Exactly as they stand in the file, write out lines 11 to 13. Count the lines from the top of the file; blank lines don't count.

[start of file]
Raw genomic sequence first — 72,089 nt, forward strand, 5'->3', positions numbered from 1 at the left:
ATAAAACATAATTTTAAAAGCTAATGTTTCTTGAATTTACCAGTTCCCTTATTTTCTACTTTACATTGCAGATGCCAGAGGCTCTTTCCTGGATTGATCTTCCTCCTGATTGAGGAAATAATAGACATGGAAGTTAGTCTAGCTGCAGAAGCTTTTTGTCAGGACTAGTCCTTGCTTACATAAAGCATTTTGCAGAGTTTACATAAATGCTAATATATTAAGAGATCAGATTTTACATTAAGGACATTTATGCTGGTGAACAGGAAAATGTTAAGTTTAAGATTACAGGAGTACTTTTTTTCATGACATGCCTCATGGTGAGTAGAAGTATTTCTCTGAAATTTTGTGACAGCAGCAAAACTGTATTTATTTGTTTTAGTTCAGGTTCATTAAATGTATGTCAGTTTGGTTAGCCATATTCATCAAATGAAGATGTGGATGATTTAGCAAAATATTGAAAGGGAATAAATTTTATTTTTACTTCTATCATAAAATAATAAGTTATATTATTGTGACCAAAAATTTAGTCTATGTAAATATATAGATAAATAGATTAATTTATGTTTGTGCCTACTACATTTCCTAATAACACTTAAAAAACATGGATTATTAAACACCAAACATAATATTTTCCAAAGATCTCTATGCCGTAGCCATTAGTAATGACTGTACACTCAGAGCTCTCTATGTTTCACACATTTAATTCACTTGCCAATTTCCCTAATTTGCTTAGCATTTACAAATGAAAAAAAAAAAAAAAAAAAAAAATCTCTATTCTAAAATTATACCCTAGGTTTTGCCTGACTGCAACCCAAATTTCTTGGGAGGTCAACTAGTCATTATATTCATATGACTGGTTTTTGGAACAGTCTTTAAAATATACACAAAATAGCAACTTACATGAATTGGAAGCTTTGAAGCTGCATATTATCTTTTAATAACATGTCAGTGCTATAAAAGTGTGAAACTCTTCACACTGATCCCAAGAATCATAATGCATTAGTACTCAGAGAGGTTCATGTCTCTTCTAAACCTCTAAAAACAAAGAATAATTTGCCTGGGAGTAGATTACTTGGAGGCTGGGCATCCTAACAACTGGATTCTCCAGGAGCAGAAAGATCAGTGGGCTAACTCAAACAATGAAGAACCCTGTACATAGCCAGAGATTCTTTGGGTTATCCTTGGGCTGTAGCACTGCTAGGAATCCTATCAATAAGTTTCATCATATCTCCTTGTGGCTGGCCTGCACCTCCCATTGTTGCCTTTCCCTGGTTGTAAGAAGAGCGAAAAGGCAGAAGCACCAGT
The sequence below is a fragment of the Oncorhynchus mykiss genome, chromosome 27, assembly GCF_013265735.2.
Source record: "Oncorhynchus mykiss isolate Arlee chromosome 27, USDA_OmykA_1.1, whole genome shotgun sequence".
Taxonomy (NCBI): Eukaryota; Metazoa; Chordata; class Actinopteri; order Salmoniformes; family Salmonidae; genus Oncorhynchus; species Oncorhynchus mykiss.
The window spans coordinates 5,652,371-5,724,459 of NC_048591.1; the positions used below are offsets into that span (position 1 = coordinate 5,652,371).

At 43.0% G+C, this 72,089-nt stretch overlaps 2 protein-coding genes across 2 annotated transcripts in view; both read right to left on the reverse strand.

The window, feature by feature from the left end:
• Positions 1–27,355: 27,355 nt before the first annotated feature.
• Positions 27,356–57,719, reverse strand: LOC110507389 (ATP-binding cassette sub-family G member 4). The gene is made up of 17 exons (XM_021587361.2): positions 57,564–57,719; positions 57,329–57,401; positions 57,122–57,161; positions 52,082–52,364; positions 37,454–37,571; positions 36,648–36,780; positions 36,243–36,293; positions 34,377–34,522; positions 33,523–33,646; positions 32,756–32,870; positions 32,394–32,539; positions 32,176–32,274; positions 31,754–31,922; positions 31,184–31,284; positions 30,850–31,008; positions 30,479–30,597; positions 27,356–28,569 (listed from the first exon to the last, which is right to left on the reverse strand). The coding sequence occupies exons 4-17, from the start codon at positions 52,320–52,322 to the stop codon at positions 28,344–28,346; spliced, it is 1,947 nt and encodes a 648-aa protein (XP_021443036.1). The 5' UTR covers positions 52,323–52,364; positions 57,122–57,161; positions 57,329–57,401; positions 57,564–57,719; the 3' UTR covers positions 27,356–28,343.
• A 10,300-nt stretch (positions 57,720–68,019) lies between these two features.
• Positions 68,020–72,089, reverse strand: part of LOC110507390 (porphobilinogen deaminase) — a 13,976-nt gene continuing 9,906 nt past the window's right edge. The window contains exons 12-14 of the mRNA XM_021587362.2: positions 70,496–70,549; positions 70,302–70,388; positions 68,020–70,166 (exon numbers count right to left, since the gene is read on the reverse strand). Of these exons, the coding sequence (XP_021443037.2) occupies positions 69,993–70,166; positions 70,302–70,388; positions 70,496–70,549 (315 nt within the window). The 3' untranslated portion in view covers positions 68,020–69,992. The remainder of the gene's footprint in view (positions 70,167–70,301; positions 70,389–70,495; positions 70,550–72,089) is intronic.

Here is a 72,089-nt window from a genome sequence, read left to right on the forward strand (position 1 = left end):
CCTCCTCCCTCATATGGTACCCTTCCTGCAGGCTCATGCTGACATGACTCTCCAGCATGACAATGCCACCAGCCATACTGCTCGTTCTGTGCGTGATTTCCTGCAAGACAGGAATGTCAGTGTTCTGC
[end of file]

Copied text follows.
• A 10,300-nt stretch (positions 57,720–68,019) lies between these two features.
• Positions 68,020–72,089, reverse strand: part of LOC110507390 (porphobilinogen deaminase) — a 13,976-nt gene continuing 9,906 nt past the window's right edge. The window contains exons 12-14 of the mRNA XM_021587362.2: positions 70,496–70,549; positions 70,302–70,388; positions 68,020–70,166 (exon numbers count right to left, since the gene is read on the reverse strand). Of these exons, the coding sequence (XP_021443037.2) occupies positions 69,993–70,166; positions 70,302–70,388; positions 70,496–70,549 (315 nt within the window). The 3' untranslated portion in view covers positions 68,020–69,992. The remainder of the gene's footprint in view (positions 70,167–70,301; positions 70,389–70,495; positions 70,550–72,089) is intronic.

Here is a 72,089-nt window from a genome sequence, read left to right on the forward strand (position 1 = left end):